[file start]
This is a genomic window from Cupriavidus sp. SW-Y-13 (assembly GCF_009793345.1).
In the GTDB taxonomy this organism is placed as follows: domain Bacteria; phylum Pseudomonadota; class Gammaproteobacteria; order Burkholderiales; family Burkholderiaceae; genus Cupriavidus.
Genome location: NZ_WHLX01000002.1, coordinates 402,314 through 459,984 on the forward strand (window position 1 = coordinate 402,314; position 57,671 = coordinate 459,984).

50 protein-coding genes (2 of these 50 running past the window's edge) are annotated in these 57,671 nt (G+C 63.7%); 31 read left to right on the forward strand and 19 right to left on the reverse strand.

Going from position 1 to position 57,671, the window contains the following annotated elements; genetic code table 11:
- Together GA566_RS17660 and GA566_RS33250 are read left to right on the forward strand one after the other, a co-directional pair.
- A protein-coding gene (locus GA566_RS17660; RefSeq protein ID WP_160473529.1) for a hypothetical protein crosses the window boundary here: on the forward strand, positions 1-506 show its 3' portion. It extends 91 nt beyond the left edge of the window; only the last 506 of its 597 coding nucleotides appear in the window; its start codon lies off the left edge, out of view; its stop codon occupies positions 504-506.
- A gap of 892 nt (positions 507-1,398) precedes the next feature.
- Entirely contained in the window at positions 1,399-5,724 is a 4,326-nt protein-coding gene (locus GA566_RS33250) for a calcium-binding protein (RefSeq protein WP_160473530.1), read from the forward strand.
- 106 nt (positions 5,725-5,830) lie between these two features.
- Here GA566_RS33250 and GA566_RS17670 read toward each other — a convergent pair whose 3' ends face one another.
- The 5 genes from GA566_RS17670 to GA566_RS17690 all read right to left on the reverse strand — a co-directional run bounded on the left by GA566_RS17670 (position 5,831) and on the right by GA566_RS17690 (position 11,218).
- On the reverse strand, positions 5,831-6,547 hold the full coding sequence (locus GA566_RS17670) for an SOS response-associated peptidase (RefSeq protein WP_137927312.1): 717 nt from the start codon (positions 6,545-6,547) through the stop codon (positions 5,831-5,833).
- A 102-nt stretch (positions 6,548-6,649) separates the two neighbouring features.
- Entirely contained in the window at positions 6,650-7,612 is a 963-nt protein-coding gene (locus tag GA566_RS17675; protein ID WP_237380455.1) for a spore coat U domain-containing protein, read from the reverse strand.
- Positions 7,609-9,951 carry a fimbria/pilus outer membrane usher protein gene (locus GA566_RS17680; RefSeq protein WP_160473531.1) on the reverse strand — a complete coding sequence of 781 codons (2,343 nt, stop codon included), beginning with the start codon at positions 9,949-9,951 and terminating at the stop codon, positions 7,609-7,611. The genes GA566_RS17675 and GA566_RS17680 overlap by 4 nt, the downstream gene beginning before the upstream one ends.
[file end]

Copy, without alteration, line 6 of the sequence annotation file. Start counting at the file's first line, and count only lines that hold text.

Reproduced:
- Together GA566_RS17660 and GA566_RS33250 are read left to right on the forward strand one after the other, a co-directional pair.